During my years in Graduate School - when non-fiction comprised my whole reading diet - I decided to start implementing at least one idea from every book I finished. Many of the disciplines resulting from that resolve remain with me to this day. How do you ensure something you learn from a non-fiction book sticks with you?
"Writing From The Bones: Freeing the Writer Within" (1986) by Natalie Goldberg is packed with worthwhile ideas. The format of very short sections - the largest is about four pages long - invites the reader and aspiring writer to browse, find something to try, then return later. Weeks after finishing Goldberg's book, I still haven't settled on which idea I'm going to permanently incorporate into my writing practice. At present, the top contender comes from her section entitled "The Action Of A Sentence" where she suggests an ingenious activity to help writers unearth more vibrant verbs.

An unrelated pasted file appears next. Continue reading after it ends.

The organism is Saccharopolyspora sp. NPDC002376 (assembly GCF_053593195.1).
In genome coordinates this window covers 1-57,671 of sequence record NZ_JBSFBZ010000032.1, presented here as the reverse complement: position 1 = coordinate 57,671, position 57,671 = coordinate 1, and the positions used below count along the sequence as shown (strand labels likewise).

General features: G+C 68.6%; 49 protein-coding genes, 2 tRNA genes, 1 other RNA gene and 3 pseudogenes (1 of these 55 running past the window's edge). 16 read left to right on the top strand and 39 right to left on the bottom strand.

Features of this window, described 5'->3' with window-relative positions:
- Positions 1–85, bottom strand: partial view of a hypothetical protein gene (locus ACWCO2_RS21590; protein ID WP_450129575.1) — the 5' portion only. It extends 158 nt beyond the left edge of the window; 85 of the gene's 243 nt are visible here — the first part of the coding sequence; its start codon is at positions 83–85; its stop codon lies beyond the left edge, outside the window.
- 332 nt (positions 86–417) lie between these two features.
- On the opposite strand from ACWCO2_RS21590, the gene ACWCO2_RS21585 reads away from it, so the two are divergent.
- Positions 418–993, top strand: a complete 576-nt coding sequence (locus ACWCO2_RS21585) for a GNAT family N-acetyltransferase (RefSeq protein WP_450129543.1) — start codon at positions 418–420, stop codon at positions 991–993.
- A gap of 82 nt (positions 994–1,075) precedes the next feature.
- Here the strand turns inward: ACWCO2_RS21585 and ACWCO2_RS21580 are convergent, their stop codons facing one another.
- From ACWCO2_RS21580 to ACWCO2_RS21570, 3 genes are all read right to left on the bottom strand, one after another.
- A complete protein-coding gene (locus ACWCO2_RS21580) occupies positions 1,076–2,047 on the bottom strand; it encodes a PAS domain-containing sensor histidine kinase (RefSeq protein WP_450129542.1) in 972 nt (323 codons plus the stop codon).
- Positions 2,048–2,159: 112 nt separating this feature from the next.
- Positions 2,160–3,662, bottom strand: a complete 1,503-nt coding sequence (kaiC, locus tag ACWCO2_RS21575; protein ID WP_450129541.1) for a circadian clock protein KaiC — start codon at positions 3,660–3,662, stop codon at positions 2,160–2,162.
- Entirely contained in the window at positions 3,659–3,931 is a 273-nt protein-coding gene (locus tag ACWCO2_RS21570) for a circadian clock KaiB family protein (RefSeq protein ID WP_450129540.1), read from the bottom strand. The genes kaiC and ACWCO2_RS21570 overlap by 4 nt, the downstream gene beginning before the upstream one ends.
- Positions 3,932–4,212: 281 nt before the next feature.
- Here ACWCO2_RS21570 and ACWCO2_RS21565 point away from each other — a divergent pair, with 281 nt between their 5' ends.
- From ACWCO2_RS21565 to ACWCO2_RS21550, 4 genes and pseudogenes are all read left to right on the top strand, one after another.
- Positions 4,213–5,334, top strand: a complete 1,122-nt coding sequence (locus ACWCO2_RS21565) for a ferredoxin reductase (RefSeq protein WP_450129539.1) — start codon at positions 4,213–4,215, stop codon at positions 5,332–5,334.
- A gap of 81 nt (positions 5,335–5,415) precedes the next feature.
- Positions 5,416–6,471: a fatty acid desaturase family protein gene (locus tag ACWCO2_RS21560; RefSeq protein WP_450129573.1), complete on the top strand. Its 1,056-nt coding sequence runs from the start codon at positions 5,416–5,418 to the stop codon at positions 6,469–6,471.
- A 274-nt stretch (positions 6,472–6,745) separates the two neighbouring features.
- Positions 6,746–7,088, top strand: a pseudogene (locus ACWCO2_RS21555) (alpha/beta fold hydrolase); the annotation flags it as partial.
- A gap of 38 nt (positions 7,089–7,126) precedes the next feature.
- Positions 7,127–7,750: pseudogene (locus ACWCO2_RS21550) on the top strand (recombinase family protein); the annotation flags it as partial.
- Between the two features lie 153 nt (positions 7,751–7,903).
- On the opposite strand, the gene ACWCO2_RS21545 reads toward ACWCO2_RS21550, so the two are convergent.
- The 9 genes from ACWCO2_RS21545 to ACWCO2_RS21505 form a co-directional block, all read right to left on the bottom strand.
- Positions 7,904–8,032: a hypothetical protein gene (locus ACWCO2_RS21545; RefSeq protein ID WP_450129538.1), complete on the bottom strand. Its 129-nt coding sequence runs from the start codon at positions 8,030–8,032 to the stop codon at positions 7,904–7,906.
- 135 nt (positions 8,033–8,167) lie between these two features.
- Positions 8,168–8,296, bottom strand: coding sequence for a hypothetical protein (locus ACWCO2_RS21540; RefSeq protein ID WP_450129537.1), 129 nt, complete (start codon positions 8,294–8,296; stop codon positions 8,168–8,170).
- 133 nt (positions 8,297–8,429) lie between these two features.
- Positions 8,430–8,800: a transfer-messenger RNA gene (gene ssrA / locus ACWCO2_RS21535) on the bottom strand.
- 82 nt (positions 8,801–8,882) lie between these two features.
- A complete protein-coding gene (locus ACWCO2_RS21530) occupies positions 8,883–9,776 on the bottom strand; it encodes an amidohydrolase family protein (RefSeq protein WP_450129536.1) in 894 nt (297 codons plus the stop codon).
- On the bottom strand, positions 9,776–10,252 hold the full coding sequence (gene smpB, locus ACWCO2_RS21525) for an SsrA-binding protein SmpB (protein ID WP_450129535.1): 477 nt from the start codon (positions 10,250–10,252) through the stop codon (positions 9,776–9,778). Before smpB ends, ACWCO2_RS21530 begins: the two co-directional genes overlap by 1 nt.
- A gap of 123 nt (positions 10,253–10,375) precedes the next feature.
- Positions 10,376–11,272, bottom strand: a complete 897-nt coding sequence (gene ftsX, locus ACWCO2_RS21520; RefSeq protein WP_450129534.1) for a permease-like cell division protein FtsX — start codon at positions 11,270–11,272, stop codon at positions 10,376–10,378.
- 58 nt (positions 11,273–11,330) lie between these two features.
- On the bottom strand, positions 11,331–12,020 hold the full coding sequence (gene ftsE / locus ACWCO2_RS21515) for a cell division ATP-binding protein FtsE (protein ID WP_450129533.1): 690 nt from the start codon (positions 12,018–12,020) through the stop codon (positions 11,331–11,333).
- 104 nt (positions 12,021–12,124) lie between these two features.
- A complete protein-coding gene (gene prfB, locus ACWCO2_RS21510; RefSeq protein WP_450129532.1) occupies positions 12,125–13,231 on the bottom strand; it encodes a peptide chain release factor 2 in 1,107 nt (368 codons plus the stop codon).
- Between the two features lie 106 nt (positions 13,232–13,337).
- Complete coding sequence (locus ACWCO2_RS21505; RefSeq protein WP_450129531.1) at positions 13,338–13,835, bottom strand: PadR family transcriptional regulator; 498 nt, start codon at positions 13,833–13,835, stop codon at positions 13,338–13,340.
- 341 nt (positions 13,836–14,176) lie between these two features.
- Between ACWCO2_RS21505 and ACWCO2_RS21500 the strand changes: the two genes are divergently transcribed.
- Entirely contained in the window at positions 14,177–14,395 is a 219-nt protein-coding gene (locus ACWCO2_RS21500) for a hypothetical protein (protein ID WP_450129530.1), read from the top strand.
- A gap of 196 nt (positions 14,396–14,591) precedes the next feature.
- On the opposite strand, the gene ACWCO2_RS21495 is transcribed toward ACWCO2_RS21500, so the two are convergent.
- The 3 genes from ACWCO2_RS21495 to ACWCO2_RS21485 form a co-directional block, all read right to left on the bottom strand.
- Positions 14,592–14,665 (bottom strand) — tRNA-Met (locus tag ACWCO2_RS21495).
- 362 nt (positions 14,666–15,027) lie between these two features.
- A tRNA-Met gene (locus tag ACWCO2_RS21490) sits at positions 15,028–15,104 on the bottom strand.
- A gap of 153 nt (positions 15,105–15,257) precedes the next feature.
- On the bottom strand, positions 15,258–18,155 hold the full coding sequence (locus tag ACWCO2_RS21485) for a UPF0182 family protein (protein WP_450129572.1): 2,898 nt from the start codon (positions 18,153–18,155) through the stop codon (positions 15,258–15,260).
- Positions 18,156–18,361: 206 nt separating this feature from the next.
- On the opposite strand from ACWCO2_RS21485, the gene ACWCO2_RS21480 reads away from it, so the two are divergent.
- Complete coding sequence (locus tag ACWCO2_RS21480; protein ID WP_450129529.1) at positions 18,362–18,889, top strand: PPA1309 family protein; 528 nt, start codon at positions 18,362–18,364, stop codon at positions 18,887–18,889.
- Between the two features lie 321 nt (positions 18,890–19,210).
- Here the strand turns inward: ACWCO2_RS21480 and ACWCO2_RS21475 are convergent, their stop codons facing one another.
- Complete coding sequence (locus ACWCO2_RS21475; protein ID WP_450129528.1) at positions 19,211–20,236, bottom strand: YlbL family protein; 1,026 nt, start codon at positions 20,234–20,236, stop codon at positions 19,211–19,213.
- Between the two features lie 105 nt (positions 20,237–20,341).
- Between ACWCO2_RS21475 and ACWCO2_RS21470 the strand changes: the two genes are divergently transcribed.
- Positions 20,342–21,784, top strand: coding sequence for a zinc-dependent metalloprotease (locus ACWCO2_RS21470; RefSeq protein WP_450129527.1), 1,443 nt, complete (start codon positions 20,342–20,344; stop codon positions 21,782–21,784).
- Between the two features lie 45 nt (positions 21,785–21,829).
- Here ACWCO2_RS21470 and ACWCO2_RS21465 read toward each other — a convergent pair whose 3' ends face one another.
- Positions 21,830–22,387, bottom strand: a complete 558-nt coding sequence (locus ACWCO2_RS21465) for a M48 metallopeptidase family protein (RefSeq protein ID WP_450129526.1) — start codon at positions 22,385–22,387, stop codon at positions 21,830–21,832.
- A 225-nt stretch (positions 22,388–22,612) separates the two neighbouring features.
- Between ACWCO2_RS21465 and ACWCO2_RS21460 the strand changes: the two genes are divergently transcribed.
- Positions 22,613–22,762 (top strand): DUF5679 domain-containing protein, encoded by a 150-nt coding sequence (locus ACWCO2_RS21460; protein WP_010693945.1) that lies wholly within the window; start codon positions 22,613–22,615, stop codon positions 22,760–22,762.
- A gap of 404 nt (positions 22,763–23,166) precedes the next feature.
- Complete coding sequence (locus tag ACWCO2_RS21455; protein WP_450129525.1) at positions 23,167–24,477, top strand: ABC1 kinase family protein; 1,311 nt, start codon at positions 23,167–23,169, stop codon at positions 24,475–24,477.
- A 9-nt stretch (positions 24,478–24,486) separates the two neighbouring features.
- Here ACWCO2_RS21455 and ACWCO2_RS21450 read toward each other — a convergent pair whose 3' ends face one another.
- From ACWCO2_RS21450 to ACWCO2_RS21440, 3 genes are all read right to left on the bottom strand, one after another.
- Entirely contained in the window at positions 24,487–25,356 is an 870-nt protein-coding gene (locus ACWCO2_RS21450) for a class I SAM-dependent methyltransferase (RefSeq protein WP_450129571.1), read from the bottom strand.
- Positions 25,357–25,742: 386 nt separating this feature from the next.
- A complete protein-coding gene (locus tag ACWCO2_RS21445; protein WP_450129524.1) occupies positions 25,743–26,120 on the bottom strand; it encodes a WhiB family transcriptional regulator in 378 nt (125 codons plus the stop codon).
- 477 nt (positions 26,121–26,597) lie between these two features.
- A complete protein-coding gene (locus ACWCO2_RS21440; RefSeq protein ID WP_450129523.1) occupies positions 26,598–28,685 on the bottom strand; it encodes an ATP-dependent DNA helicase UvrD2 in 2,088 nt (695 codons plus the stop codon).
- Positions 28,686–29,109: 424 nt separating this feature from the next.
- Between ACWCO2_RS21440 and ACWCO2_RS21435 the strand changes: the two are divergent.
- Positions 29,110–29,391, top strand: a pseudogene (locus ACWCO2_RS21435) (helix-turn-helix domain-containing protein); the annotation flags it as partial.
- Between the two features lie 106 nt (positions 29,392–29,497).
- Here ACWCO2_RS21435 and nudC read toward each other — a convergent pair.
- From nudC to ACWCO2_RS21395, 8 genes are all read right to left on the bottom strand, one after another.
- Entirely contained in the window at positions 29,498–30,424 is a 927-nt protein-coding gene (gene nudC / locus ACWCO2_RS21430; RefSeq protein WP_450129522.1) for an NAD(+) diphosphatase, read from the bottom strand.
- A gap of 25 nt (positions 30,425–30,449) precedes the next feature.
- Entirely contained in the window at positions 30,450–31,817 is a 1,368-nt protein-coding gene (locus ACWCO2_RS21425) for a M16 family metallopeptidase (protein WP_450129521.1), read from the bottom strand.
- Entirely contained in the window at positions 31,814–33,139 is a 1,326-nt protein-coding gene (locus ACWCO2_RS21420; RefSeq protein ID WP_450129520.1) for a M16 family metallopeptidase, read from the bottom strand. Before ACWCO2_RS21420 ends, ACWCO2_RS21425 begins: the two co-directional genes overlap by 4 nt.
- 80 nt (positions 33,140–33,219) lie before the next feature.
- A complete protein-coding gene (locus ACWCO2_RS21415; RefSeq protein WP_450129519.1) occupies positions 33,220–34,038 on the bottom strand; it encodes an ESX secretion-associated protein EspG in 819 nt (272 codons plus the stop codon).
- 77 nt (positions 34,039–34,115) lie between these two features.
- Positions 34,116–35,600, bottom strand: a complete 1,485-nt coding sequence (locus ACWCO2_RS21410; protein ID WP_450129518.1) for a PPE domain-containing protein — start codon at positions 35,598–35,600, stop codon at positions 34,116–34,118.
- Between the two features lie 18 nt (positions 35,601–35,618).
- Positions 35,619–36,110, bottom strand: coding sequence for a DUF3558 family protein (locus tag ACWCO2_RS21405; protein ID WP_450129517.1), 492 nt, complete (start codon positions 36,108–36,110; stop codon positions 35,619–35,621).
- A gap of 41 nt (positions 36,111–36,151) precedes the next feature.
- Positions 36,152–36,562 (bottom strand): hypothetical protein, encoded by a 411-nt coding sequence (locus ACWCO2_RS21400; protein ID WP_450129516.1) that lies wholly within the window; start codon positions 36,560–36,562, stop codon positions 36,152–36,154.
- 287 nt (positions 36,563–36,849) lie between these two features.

The creative people from whom I seem to learn best often demystify their process. In his memoirs, Stephen Sondheim describes composing as analogous to making a hat. In one section of her useful book, Goldberg extols the importance of details in writing. Her pertinent and demystifying metaphor about how those details help the finished product shine is to compare the details to the quality ingredients you use when "Baking A Cake". And then Goldberg puts on the icing by quoting Nabokov - "Caress the divine details". Caress? Now there's a vibrant verb.